National Collegiate Honors Council


Date of this Version

Spring 2008


Published in Journal of the National Collegiate Honors Council 9:1, Spring/Summer 2008. Copyright © 2008 by the National Collegiate Honors Council.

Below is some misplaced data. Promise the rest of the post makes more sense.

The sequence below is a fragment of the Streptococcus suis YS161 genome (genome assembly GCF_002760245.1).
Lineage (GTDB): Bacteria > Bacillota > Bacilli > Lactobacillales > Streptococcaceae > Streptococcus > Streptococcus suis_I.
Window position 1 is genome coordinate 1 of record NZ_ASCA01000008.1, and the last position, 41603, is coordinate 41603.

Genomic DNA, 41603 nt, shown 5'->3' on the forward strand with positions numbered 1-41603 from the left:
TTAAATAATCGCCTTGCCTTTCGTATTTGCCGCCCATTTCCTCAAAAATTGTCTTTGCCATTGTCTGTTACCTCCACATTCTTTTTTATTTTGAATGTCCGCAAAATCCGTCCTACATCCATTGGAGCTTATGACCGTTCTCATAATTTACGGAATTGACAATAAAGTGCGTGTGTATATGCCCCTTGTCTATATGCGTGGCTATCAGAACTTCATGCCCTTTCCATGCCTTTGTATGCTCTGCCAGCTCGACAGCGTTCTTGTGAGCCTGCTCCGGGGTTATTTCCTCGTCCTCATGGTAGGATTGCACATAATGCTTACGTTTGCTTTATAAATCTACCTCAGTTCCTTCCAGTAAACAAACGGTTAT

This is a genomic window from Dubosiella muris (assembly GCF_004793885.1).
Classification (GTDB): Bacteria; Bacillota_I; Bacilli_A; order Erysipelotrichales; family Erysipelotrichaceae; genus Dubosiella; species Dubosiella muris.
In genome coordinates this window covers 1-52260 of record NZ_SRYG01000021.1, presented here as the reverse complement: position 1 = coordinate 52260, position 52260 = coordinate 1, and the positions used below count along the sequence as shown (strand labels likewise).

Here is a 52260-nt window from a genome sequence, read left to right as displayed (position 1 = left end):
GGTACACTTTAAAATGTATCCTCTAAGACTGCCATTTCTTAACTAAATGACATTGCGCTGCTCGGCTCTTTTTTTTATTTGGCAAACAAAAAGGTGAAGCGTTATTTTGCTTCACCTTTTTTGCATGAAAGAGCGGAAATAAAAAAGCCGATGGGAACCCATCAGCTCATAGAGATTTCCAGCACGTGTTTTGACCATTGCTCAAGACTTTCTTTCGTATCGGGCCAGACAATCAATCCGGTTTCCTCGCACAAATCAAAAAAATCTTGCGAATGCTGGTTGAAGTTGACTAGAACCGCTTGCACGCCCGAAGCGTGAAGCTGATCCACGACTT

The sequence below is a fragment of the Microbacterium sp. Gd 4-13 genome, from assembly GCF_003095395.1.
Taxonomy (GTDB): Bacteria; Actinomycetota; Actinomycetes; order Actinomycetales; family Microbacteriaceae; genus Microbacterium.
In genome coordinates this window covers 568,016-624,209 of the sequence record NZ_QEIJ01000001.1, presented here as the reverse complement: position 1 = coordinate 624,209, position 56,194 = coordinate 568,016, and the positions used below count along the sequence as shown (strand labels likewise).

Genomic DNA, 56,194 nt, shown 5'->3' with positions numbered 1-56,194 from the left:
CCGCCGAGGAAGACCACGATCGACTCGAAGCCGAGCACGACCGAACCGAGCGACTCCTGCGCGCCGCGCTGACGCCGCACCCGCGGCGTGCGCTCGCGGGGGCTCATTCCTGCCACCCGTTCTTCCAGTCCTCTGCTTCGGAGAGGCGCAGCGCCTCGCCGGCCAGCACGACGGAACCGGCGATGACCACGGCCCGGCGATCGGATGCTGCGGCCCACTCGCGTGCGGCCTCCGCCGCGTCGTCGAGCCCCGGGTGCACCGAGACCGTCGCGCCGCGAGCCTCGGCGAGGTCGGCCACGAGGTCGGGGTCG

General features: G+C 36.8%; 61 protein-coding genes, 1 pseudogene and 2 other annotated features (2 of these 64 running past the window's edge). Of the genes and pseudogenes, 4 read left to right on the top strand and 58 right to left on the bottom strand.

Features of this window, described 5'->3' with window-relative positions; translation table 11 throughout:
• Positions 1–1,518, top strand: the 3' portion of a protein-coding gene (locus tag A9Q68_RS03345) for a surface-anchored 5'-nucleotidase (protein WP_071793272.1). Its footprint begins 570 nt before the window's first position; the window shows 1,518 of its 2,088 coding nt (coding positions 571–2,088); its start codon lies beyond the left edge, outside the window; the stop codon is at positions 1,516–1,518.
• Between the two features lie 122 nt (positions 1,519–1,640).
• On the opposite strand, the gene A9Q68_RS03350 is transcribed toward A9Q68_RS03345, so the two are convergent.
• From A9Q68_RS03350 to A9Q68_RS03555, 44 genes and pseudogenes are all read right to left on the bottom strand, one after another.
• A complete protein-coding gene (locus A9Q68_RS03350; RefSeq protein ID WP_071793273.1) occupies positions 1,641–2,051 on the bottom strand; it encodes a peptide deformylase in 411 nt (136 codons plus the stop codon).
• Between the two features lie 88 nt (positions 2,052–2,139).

Shortly before his death in 2002, the British author and dramatist Douglas Adams—author of Hitchhiker’s Guide to the Galaxy—composed his “Three Rules” for describing how people react to change (The Salmon of Doubt, p. 95): “(1) anything that is in the world when you are born is normal and ordinary and is just a natural part of the way the world works; (2) anything that is invented between the ages of 15 and 35 is new and exciting and revolutionary and you can probably get a career out of it; (3) anything invented after age 35 is against the natural order of things.” While primarily concerned with technological innovation, Adams’ “Rules” might just as easily apply to cultural change generally, including any of a variety of generational cultural markers such as music, dress, leisure activities, foods, and even the latest jargon. Dude, is there a generation alive whose musical tastes or slang expressions haven’t offended the sensibilities of its parents?